I could not direct the nimble-footed Madhuri: Rituparno Ghosh
In his last interview given two weeks ago, Rituparno Ghosh talks about some of his desires that will now remain unfulfilled after he breathed his last yesterday
Ever since I was a copywriter at Response Advertising, Kolkata, I was an avid watcher of films by Satyajit Ray, Ritwik Ghatak, Mrinal Sen and Tapan Sinha. Viewing their films I learnt a lot about the language of filmmaking. In my heart of hearts, I also desired to direct films one day.
My debut as a director was the Bengali family saga, 19th April (Unishe April). I was lucky enough to direct stalwarts like Aparna Sen, Deboshree Roy and Dipankar De in the film. When I received the National Award for Best Feature Film in 1995, I could not believe myself. The x-ray eyes of Chetan Anand who was the chairman of the National Awards jury did not fail to recognise my efforts. I was even happier that Deboshree Roy, a very competent actress, received her due also with the National Award.
Since then I have carried on directing films in which I strongly believe. Taking the cue from Satyajit Ray and Tapan Sinha I learnt the art of balancing reality, aesthetics and commerce whilst making films. My greatest challenge was to direct the grand Amitabh Bachchan in The Last Lear, an adoption of a play directed by late Utpal Dutt named Sesh Sahajahan.
While directing Jaya Bachchan and Naseeruddin Shah in my yet unreleased film Sunglass, I noticed how good method actors were. Both Jayadi and Naseerbhai are full-fledged method actors. Yet when the situations demanded they could be so spontaneous transcending all barriers of method.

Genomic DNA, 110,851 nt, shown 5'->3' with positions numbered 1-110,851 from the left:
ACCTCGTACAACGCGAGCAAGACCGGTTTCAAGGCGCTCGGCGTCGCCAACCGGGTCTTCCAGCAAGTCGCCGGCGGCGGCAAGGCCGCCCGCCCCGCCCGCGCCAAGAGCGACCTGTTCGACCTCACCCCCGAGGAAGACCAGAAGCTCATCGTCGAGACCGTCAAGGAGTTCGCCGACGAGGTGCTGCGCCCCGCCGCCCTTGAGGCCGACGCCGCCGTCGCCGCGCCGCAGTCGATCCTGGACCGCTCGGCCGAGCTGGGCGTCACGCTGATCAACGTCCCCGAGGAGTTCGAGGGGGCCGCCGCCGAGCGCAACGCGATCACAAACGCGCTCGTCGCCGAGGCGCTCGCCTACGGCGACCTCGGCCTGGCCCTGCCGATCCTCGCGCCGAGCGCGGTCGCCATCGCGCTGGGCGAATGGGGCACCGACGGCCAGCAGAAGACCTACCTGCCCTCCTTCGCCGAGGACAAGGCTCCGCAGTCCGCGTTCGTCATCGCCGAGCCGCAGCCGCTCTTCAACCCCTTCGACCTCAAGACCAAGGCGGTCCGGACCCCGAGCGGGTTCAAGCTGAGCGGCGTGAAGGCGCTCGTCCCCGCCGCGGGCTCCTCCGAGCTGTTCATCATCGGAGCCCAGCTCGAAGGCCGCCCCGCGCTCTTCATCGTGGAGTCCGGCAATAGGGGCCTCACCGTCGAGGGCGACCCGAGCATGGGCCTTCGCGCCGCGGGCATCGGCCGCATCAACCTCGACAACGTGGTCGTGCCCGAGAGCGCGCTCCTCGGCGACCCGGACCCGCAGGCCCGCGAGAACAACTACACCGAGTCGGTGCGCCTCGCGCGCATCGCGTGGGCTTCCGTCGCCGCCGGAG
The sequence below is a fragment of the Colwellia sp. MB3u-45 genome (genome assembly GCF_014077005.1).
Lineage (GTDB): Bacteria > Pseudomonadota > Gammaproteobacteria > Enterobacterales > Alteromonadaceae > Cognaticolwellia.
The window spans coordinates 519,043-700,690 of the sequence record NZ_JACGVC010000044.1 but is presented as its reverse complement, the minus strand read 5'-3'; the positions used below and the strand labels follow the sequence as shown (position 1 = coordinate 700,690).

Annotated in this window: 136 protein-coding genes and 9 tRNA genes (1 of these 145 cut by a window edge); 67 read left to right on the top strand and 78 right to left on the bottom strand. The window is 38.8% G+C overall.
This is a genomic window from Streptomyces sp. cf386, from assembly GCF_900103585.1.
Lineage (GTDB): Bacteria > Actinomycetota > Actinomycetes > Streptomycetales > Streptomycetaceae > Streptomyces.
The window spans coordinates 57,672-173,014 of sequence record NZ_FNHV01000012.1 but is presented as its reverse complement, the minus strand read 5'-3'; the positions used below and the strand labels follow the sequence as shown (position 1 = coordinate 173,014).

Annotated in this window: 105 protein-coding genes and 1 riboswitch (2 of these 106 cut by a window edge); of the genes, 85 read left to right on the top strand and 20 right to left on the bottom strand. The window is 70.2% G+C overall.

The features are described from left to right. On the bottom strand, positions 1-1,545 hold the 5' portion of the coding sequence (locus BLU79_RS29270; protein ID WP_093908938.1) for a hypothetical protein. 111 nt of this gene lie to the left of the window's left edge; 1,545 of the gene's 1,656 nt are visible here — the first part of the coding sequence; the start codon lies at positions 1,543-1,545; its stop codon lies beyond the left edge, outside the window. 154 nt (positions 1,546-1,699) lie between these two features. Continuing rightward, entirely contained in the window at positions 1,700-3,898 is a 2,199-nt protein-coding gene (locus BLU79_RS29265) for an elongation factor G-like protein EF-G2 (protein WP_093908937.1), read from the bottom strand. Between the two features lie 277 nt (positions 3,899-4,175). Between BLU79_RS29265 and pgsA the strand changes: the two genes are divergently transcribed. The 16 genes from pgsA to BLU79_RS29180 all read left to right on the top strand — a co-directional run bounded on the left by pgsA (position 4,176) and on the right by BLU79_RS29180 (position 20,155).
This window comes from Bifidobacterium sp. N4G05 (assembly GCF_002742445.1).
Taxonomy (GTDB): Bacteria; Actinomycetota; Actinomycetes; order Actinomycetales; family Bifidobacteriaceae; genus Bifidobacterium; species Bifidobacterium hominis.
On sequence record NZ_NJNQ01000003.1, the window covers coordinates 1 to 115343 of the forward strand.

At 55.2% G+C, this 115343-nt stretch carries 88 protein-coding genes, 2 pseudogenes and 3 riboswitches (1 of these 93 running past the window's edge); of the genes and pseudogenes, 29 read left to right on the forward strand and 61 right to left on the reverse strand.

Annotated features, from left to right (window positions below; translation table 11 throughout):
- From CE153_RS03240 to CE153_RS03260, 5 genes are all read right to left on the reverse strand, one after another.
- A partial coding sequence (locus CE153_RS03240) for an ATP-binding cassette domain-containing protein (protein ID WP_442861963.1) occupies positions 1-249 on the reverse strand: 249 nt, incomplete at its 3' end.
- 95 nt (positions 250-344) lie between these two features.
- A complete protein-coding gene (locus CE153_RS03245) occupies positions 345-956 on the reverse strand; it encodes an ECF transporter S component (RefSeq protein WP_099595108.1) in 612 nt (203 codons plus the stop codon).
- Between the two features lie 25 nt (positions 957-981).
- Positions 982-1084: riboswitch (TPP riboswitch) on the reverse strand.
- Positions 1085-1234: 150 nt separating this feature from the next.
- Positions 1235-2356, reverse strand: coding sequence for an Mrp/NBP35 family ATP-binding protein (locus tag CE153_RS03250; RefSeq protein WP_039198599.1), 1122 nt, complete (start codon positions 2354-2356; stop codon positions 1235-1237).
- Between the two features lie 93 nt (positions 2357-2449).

My real regret is that I could not direct the nimble-footed Madhuri Dixit. She has the most beautiful smile, is highly photogenic and has a body language, which no other actress can match. We were almost on the verge of working together but destiny was not kind towards us. I shared a good rapport with Dimple Kapadia but never had a script in mind, which would do justice to her versatility.
I was really hurt when a senior icon like Dev Anand whom I highly admired was offended that I was remaking Guide. How on earth could I dare to remake a classic, which already set trends by the excellent direction of Vijay Anand? My film, which was supposed to have Akshay Kumar in the lead, was about the affair of a stuntman with an actress whom he saves in real life. I will carry on making films my own way and feel I am yet to deliver my best.
(As told to Ranjan Das Gupta)